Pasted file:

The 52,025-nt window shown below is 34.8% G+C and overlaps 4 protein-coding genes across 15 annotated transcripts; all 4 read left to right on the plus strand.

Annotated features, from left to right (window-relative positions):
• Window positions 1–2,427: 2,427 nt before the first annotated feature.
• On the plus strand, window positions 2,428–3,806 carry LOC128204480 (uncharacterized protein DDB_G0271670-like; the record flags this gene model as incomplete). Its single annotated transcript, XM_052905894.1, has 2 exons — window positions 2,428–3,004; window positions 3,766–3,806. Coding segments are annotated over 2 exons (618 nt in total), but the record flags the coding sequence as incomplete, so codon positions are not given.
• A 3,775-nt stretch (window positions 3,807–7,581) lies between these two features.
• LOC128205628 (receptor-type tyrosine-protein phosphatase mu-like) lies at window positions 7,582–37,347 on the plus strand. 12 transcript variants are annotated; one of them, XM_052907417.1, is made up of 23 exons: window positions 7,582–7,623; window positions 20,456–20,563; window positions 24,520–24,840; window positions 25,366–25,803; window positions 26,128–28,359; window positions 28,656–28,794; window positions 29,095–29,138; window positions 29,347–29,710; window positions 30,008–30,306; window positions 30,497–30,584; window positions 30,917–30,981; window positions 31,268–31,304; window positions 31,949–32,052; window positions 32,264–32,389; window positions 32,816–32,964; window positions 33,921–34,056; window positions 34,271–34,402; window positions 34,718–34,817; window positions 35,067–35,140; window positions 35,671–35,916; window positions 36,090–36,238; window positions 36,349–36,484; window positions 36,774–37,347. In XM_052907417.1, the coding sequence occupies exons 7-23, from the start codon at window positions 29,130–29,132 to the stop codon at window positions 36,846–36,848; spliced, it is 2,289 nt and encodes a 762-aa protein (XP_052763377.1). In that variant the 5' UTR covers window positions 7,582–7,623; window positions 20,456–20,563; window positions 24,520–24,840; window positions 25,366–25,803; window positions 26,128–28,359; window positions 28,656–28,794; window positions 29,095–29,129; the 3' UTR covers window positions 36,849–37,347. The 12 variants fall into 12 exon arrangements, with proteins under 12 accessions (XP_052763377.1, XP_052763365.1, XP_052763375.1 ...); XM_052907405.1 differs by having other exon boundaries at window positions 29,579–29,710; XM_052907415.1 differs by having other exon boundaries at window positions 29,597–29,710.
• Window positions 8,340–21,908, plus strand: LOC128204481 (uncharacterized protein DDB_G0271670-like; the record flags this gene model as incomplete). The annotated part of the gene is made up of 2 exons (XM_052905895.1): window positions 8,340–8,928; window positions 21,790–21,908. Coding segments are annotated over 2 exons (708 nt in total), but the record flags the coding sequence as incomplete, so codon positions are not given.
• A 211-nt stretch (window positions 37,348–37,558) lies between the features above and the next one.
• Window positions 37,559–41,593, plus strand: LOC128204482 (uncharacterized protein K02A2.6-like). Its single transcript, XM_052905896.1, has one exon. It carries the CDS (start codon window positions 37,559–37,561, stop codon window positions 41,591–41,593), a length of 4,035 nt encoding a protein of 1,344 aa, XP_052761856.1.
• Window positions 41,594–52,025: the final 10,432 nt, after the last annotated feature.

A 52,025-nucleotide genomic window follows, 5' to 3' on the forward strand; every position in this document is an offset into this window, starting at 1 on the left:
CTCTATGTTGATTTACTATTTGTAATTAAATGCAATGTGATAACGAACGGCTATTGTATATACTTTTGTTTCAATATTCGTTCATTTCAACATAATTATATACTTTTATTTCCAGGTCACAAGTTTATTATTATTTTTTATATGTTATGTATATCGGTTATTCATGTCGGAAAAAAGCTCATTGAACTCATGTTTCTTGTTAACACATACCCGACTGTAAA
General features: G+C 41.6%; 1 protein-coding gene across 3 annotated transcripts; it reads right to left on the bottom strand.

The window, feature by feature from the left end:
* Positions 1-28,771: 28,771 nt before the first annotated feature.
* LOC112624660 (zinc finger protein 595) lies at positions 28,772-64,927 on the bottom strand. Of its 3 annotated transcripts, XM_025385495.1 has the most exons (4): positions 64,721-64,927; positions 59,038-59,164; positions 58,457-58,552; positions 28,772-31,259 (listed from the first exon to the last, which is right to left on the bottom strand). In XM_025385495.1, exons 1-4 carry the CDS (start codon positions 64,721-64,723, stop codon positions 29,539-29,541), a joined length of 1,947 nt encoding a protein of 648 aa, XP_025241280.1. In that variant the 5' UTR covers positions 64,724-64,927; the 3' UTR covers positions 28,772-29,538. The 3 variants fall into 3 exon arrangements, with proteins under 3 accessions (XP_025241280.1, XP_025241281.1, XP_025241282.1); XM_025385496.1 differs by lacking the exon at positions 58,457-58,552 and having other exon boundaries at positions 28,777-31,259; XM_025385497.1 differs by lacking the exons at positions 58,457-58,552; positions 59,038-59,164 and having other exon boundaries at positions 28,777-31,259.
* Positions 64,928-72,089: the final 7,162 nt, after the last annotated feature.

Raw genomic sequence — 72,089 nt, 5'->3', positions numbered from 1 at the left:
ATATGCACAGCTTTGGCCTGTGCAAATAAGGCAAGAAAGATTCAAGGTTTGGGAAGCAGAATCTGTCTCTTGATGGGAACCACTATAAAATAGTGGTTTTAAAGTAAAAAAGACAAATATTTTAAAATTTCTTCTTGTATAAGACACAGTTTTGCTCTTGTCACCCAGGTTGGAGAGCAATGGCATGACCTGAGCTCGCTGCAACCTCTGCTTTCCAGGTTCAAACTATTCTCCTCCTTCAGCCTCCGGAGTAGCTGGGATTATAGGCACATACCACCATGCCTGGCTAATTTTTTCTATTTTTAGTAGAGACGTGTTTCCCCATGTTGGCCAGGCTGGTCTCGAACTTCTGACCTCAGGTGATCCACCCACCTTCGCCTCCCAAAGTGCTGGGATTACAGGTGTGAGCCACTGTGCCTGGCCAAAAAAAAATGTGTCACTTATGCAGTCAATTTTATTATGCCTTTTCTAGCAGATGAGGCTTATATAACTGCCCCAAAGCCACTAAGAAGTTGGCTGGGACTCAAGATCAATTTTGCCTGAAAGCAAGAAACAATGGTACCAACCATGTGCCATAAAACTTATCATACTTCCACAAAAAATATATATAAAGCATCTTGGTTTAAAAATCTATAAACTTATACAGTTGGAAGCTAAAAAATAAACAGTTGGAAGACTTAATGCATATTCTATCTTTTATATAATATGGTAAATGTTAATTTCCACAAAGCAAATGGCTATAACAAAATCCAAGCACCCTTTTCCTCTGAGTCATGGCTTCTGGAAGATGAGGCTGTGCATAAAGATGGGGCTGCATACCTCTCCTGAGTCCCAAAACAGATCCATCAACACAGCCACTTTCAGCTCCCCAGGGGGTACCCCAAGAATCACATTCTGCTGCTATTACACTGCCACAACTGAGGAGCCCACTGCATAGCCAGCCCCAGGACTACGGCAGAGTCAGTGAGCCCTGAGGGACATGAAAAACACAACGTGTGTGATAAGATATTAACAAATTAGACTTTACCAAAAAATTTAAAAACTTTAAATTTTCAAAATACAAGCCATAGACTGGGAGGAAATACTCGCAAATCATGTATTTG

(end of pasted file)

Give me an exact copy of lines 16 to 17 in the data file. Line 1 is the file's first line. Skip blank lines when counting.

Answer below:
* LOC112624660 (zinc finger protein 595) lies at positions 28,772-64,927 on the bottom strand. Of its 3 annotated transcripts, XM_025385495.1 has the most exons (4): positions 64,721-64,927; positions 59,038-59,164; positions 58,457-58,552; positions 28,772-31,259 (listed from the first exon to the last, which is right to left on the bottom strand). In XM_025385495.1, exons 1-4 carry the CDS (start codon positions 64,721-64,723, stop codon positions 29,539-29,541), a joined length of 1,947 nt encoding a protein of 648 aa, XP_025241280.1. In that variant the 5' UTR covers positions 64,724-64,927; the 3' UTR covers positions 28,772-29,538. The 3 variants fall into 3 exon arrangements, with proteins under 3 accessions (XP_025241280.1, XP_025241281.1, XP_025241282.1); XM_025385496.1 differs by lacking the exon at positions 58,457-58,552 and having other exon boundaries at positions 28,777-31,259; XM_025385497.1 differs by lacking the exons at positions 58,457-58,552; positions 59,038-59,164 and having other exon boundaries at positions 28,777-31,259.
* Positions 64,928-72,089: the final 7,162 nt, after the last annotated feature.